Victory for Injured Workers – Supreme Court declares Impairment Rating Evaluations unconstitutional.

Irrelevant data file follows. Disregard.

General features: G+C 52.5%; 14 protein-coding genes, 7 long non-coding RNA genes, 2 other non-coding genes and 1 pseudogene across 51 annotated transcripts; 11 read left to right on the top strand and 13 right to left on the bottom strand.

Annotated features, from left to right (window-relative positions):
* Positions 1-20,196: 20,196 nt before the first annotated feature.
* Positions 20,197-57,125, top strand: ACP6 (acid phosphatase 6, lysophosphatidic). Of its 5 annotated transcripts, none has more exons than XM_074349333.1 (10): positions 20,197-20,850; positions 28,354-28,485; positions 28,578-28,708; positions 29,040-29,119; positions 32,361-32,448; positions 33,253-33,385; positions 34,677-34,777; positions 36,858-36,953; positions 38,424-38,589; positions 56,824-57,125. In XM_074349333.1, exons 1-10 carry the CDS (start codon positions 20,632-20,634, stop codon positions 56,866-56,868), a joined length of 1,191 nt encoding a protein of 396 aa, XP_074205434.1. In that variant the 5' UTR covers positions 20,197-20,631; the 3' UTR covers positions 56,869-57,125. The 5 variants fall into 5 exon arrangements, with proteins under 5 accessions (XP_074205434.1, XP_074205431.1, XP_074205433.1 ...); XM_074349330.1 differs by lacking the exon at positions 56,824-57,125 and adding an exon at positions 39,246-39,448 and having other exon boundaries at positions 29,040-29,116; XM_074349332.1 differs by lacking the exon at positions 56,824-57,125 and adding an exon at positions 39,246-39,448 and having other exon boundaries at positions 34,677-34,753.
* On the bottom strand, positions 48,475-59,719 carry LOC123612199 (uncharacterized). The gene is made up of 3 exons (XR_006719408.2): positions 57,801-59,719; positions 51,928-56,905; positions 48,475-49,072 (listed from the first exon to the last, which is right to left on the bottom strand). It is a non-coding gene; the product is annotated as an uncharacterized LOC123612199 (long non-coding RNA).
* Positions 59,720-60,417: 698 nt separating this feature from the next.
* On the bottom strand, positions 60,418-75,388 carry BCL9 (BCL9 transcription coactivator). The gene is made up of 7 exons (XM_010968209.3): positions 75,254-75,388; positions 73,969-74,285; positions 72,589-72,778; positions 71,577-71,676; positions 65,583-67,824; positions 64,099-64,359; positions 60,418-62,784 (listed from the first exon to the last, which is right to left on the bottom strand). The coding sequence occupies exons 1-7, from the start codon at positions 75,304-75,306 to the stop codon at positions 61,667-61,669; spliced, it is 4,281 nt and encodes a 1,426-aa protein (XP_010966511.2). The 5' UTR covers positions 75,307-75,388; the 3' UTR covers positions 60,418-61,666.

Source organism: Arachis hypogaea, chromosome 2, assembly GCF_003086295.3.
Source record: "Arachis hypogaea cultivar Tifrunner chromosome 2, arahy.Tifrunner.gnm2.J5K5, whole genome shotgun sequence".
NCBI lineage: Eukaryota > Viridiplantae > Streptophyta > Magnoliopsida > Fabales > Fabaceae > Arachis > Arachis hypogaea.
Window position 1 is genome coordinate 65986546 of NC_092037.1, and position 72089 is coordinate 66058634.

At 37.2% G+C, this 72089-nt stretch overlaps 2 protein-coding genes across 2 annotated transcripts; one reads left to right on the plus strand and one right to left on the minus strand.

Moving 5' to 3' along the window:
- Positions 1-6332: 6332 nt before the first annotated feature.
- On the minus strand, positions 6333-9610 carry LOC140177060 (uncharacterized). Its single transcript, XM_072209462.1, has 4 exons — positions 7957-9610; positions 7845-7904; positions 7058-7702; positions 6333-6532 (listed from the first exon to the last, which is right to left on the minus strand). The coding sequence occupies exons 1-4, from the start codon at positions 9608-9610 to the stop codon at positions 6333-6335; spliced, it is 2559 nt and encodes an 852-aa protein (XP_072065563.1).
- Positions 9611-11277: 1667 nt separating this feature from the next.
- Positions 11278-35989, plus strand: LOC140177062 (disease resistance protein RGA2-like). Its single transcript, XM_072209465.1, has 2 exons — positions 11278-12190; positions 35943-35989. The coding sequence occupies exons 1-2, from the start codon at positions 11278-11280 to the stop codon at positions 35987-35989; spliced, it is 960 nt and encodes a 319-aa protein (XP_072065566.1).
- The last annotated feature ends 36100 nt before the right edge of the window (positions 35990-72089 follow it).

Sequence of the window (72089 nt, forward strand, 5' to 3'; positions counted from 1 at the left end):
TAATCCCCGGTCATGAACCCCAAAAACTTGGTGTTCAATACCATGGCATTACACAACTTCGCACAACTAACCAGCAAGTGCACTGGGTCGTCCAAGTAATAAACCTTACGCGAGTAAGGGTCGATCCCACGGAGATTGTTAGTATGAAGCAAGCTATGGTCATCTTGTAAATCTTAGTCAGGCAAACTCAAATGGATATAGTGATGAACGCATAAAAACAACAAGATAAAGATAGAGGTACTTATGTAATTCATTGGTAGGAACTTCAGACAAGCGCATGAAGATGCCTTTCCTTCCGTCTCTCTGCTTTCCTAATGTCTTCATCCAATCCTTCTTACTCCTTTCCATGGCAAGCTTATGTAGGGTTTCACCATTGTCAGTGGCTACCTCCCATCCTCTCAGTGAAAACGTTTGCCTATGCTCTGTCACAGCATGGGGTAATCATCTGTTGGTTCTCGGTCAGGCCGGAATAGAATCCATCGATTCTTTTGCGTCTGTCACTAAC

The Supreme Court in Protz v. WCAB (Derry Area School District) that the Impairment Rating Evaluation provisions of the Pennsylvania Workers’ Compensation Act are unconstitutional. Without going into the legal reasoning what this means for the injured worker is that when you are on total disability that can continue on for an indefinite period of time until and unless the insurance company tries to establish that you have an earning capacity despite your work impairments or restrictions associated with your work impairments. This is a tremendous gain for injured workers. Now the insurance company must actually prove that you have only a partial disability in order to limit your disability claim to 500 weeks. For a review of the differences between total and partial disability I refer you to my prior blogs. Suffice it to say for this blog that total disability can go on indefinitely and partial disability can only go on for 500 weeks. Partial disability is in essence when you can return to work and/or do return to work with earnings that don’t quite equal what were you making before you were hurt and then you are entitled to receive two-thirds of the difference between your pre-injury wages and your now restricted wages due to your work restrictions. Earnings for partial disability can also be imputed to you if the workers’ compensation insurance company can convince a Workers’ Compensation Judge through the testimony of a doctor and a vocational expert that you have an earning capacity of a certain amount. You do not have to actually receive any wages in this situation. This is the approach that most insurance companies use instead of actually trying to find you a job. There are many pitfalls to avoid if you are currently receiving workers’ compensation disability and my office can easily help you maneuver around these pitfalls in order to maximize your ultimate rights under the Pennsylvania Workers’ Compensation Act. There is no fee to discuss your case and you will at least know what your rights are.